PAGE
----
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Hellmouth #3 review

Buffy and Angel must work with the last person you’d expect to close the Hellmouth.

Last month, Buffy and Angel found themselves face-to-face with Drusilla, who definitely did not look in control of things despite being responsible for opening the Hellmouth beneath Sunnydale.

This week, they face down their biggest challenge in what has already been a physically and emotionally taxing gauntlet.

Snappy Spoiler-Lite Recap

  • As someone who has their name mispronounced and misunderstood all the time, I can appreciate what Angelus is going through here.
  • Leave it to Drusilla to sow seeds of distrust right after she was betrayed.
  • Dang…Hellmother has been eating her Wheaties.
  • Okay. Sure. A Hellmouth Hut.
  • Buffy and Drusilla: The team up neither of them wanted.
  • Augie and Angel: The hidden exposition dump none of us wanted.
  • Bought time Angel tried that…
  • …and there goes all the chemistry and sexual tension.

The Verdict

Once again, Eleonora Carlini’s art is superb. This time, however, she gets additional props for the giant splash pages featuring the Hellmother, which are both visually stunning and filled with enough energy to make you worry the demonic entity might leap off the page.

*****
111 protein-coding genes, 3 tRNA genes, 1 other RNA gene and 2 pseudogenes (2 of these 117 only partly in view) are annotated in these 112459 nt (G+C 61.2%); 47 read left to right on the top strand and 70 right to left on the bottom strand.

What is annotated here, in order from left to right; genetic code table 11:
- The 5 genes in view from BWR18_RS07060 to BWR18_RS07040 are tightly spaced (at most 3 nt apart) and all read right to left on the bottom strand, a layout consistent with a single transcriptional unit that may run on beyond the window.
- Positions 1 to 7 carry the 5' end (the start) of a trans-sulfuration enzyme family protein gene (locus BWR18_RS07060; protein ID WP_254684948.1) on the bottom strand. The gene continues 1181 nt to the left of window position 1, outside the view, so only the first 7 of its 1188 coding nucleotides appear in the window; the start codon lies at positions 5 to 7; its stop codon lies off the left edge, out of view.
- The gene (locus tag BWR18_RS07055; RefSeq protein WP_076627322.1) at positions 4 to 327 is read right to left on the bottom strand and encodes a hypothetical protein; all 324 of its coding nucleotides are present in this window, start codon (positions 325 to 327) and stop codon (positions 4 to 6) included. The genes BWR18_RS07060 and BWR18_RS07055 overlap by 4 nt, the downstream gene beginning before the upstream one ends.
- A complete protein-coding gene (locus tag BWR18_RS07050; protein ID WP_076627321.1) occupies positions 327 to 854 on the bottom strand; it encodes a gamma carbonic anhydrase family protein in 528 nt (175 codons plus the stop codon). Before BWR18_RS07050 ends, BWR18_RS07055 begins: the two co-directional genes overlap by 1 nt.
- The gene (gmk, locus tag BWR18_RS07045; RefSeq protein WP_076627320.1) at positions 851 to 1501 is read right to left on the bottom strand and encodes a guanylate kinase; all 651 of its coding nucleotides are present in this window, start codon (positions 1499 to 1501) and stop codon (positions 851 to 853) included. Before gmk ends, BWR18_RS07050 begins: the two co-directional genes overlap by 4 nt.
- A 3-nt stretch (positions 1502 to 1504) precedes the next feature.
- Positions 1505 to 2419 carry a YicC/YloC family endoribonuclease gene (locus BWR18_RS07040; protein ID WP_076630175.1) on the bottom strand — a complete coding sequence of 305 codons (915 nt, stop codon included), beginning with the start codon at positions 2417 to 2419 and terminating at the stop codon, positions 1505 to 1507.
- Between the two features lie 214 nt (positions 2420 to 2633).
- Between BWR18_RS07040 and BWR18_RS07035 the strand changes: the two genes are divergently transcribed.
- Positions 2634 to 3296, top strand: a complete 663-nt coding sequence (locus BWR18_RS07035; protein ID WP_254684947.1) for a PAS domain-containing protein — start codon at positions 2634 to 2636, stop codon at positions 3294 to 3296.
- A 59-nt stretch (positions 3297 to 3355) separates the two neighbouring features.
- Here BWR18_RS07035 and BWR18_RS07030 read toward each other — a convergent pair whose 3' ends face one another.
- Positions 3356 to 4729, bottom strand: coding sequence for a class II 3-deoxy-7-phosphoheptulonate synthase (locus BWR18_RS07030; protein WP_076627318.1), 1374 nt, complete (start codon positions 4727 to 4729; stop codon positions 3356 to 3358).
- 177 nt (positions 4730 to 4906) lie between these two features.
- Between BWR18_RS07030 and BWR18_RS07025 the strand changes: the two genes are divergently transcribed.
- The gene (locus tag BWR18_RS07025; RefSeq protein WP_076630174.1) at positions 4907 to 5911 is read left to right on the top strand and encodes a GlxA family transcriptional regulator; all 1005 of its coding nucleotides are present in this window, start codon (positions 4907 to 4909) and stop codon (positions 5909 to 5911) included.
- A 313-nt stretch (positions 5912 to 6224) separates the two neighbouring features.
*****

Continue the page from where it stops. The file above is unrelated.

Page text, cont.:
As far as the story goes, the script by Jordie Bellaire and Jeremy Lambert starts off with an intriguing twist before grinding to a complete halt via a completely unnecessary exposition dump. I’m sure Angel is all types of anxious to find out what he needs to do to regain his soul, but I highly doubt he’d pick this exact time to discuss it with a friendly oracle demon.

As if that weren’t frustrating enough, we don’t even get to learn what he needs to do–only that it’s something really bad that Angel refuses to consider. Definitely a good narrative seed, but the wrong time/place to plant it.

That said, we do get some great action sequences leading up to Buffy learning more about Angel than he wanted her to know. Also, the dialogue between Drusilla and Buffy deftly walks the line between lethal tension and realistic humor.

Let’s hope all the side conflicts spawned from this issue can organically flow back into what had been a compelling story thus far.

Hellmouth #3 review
Is it good?
Great art and a compelling story are nearly derailed by a host of side conflicts.
Eleonora Carlini's art is superb, particularly the giant splash pages featuring the Hellmother.
The dialogue between Drusilla and Buffy deftly walks the line between lethal tension and realistic humor.
Lots of great action sequences.
What started as a compelling story is brought to a screeching halt by exposition involving an unrelated conflict.
Considering how much time we spend on the aforementioned conflict, the meat of the information about it is purposefully kept from the reader.

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